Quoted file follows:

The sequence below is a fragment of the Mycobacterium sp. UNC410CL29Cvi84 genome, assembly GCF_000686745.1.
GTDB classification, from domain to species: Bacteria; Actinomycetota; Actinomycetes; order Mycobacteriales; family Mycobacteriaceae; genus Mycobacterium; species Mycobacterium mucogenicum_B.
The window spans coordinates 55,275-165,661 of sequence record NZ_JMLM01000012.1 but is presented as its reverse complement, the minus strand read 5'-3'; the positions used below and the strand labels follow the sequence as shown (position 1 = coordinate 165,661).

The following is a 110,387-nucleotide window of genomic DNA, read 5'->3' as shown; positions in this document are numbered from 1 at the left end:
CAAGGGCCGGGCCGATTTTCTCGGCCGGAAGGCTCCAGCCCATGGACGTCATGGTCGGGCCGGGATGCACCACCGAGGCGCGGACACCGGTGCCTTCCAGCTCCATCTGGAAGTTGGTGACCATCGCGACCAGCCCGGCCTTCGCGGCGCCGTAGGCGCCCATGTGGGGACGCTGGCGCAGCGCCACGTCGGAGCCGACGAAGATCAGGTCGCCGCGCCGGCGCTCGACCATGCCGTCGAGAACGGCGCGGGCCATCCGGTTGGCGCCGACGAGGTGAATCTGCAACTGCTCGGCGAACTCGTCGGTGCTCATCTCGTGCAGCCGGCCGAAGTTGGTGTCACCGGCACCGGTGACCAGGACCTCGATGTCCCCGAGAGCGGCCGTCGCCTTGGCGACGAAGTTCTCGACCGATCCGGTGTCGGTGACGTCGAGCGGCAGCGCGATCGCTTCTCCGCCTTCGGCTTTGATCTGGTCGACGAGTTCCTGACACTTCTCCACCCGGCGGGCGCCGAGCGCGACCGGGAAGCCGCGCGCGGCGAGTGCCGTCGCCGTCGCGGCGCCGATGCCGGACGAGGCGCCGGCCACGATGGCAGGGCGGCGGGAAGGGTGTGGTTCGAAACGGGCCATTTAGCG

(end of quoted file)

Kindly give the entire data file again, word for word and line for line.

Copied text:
The sequence below is a fragment of the Mycobacterium sp. UNC410CL29Cvi84 genome, assembly GCF_000686745.1.
GTDB classification, from domain to species: Bacteria; Actinomycetota; Actinomycetes; order Mycobacteriales; family Mycobacteriaceae; genus Mycobacterium; species Mycobacterium mucogenicum_B.
The window spans coordinates 55,275-165,661 of sequence record NZ_JMLM01000012.1 but is presented as its reverse complement, the minus strand read 5'-3'; the positions used below and the strand labels follow the sequence as shown (position 1 = coordinate 165,661).

The following is a 110,387-nucleotide window of genomic DNA, read 5'->3' as shown; positions in this document are numbered from 1 at the left end:
CAAGGGCCGGGCCGATTTTCTCGGCCGGAAGGCTCCAGCCCATGGACGTCATGGTCGGGCCGGGATGCACCACCGAGGCGCGGACACCGGTGCCTTCCAGCTCCATCTGGAAGTTGGTGACCATCGCGACCAGCCCGGCCTTCGCGGCGCCGTAGGCGCCCATGTGGGGACGCTGGCGCAGCGCCACGTCGGAGCCGACGAAGATCAGGTCGCCGCGCCGGCGCTCGACCATGCCGTCGAGAACGGCGCGGGCCATCCGGTTGGCGCCGACGAGGTGAATCTGCAACTGCTCGGCGAACTCGTCGGTGCTCATCTCGTGCAGCCGGCCGAAGTTGGTGTCACCGGCACCGGTGACCAGGACCTCGATGTCCCCGAGAGCGGCCGTCGCCTTGGCGACGAAGTTCTCGACCGATCCGGTGTCGGTGACGTCGAGCGGCAGCGCGATCGCTTCTCCGCCTTCGGCTTTGATCTGGTCGACGAGTTCCTGACACTTCTCCACCCGGCGGGCGCCGAGCGCGACCGGGAAGCCGCGCGCGGCGAGTGCCGTCGCCGTCGCGGCGCCGATGCCGGACGAGGCGCCGGCCACGATGGCAGGGCGGCGGGAAGGGTGTGGTTCGAAACGGGCCATTTAGCG